• 1.3. Given that efficiency can be driven by improved methods of legal production, lawyers have an obligation to explore the full spectrum of legal service providers (i.e. the right people and organisations) for a matter, as well as make use of technology to improve delivery where reasonably possible.
  • 1.4. Intentionally not seeking to be efficient for a client would be regarded as an ethical breach.

At present in England & Wales, (see SRA rules below), there is no demand that lawyers are ‘efficient’. They have to make sure that work is done in a ‘timely manner’ and you have to make sure you are competent to do that work. But, that is basically saying: don’t miss deadlines or make clients wait too long, and please try and keep up with what the law is and how current legal processes work.

Let’s not get too much into any particular nation’s approach, but it’s likely to be the case that few, if any, jurisdictions demand, on an ethical basis, that lawyers must drive efficiency, i.e. to place efficiency on the same level as protecting client confidentiality or staying up to date with current legal requirements.

What Would This Look Like?

If this was the new reality, what would it look like? For law firms, and the owners of any legal service provider, it would fundamentally mean that any piece of work had to be considered in terms of efficiency and whether the current approach was meeting the client’s needs.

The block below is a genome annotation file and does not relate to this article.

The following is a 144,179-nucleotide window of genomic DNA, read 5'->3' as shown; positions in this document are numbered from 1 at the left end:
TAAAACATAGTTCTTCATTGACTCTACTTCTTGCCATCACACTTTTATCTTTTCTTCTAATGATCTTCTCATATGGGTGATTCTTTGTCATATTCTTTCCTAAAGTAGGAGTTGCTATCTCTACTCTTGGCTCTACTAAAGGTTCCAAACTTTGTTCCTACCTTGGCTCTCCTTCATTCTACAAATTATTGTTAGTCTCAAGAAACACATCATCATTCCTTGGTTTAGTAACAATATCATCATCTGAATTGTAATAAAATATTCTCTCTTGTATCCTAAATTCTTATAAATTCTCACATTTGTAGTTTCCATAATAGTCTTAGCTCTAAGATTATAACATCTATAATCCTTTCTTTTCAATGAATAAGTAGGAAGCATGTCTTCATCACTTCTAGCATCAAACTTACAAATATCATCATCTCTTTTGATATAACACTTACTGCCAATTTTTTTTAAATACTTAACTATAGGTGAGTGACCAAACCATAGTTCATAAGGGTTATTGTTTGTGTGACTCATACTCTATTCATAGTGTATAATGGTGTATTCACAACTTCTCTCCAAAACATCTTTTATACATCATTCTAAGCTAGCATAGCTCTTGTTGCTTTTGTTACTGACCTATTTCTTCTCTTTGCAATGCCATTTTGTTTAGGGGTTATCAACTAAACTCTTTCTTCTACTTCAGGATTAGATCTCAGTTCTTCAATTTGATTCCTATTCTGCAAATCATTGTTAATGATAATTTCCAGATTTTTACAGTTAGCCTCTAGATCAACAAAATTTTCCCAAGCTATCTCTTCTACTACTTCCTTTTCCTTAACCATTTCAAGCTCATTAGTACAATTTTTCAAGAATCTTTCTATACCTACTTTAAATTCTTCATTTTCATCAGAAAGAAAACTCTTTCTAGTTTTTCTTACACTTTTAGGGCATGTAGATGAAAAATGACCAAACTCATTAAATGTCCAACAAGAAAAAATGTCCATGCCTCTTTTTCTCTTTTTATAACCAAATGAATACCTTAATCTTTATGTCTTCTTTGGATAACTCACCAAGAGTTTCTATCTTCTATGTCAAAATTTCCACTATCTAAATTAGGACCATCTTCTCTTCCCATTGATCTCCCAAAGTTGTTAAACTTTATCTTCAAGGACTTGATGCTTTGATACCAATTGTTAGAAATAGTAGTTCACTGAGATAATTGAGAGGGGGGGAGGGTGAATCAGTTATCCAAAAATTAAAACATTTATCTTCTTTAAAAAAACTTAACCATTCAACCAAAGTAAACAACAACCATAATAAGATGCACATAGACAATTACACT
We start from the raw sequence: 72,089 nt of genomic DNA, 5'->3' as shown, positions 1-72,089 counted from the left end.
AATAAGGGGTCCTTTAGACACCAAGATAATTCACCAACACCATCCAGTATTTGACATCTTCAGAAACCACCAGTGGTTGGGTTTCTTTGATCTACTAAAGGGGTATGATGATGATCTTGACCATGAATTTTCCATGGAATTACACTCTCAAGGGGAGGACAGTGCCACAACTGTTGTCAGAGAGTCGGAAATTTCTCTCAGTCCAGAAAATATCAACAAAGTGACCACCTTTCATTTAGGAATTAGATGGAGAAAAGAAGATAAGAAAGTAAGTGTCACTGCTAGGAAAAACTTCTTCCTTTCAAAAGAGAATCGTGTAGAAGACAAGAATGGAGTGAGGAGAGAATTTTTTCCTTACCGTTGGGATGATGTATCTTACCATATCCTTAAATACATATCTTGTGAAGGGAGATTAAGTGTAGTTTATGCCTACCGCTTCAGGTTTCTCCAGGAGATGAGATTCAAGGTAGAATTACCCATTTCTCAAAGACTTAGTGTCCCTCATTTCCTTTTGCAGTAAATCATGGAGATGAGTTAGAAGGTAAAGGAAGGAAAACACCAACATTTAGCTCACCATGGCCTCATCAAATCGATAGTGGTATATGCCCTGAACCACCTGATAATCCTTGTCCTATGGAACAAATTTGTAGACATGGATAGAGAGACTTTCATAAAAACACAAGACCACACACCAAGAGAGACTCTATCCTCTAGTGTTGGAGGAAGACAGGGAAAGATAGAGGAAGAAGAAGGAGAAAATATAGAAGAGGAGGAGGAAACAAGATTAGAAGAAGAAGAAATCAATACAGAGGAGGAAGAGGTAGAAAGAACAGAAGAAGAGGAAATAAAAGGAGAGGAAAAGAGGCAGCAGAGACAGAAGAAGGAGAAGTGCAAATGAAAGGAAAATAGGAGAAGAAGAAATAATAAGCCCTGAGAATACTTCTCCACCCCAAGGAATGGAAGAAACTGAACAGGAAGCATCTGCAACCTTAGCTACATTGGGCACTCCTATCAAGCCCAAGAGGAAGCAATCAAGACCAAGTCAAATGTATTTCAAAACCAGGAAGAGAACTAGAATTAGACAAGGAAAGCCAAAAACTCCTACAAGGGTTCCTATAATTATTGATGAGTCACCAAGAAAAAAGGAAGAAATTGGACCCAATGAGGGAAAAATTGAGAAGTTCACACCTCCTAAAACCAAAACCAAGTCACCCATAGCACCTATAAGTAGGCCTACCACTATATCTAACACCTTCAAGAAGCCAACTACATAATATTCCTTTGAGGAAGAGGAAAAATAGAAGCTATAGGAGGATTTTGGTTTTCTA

So, this might mean an obligation to invest in legal technology that helped with transactions, for example. It may also mean that a law firm had an ethical obligation to always have on offer ALSPs, law companies, or their own process groups, to help with projects.

When new technology came along that was faster at providing the same output, then lawyers would be obliged – when reasonably possible – to integrate it into their service provision.

When new ways of working evolved, likewise, lawyers would be obliged to offer this approach to their clients – also when reasonably possible.

And the same goes for inhouse lawyers who are serving the real client, i.e. the owners of the business they are employed at. They would have an obligation not to work inefficiently in their own team, nor engage inefficient methods of work provided by external parties. So, the effect of the rule on efficiency would be doubled.

Measuring Efficiency

But, there is a snag. One lawyer’s sense of efficiency would be another lawyer’s idea of taking things way too far. For example, lawyer A works in a very tech-forward law firm and they wield every legal tech productivity tool you can possibly want, along with having invested in great KM capabilities, and have built their own process group, along with developing very close working relationships with a range of ALSPs and law companies.

They’ve also experimented with doing as much work off the billable hour as possible, at least for more simple matters, as they’ve found that this tends to implicitly drive up their efficiency.